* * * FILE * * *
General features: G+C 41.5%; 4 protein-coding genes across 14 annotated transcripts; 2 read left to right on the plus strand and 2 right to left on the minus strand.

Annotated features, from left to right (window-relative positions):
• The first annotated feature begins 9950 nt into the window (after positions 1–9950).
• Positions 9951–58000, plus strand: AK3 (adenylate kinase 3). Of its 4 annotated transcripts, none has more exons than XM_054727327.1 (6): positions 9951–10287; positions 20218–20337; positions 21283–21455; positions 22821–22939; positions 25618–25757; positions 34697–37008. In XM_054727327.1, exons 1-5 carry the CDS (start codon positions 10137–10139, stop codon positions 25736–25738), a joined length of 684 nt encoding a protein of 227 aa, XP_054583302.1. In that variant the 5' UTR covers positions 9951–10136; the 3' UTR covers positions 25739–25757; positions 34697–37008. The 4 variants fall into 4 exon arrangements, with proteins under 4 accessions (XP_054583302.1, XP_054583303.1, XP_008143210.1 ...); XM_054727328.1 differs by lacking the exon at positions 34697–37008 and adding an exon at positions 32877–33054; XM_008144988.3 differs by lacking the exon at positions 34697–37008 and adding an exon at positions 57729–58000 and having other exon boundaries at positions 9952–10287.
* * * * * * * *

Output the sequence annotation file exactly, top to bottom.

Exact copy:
General features: G+C 41.5%; 4 protein-coding genes across 14 annotated transcripts; 2 read left to right on the plus strand and 2 right to left on the minus strand.

Annotated features, from left to right (window-relative positions):
• The first annotated feature begins 9950 nt into the window (after positions 1–9950).
• Positions 9951–58000, plus strand: AK3 (adenylate kinase 3). Of its 4 annotated transcripts, none has more exons than XM_054727327.1 (6): positions 9951–10287; positions 20218–20337; positions 21283–21455; positions 22821–22939; positions 25618–25757; positions 34697–37008. In XM_054727327.1, exons 1-5 carry the CDS (start codon positions 10137–10139, stop codon positions 25736–25738), a joined length of 684 nt encoding a protein of 227 aa, XP_054583302.1. In that variant the 5' UTR covers positions 9951–10136; the 3' UTR covers positions 25739–25757; positions 34697–37008. The 4 variants fall into 4 exon arrangements, with proteins under 4 accessions (XP_054583302.1, XP_054583303.1, XP_008143210.1 ...); XM_054727328.1 differs by lacking the exon at positions 34697–37008 and adding an exon at positions 32877–33054; XM_008144988.3 differs by lacking the exon at positions 34697–37008 and adding an exon at positions 57729–58000 and having other exon boundaries at positions 9952–10287.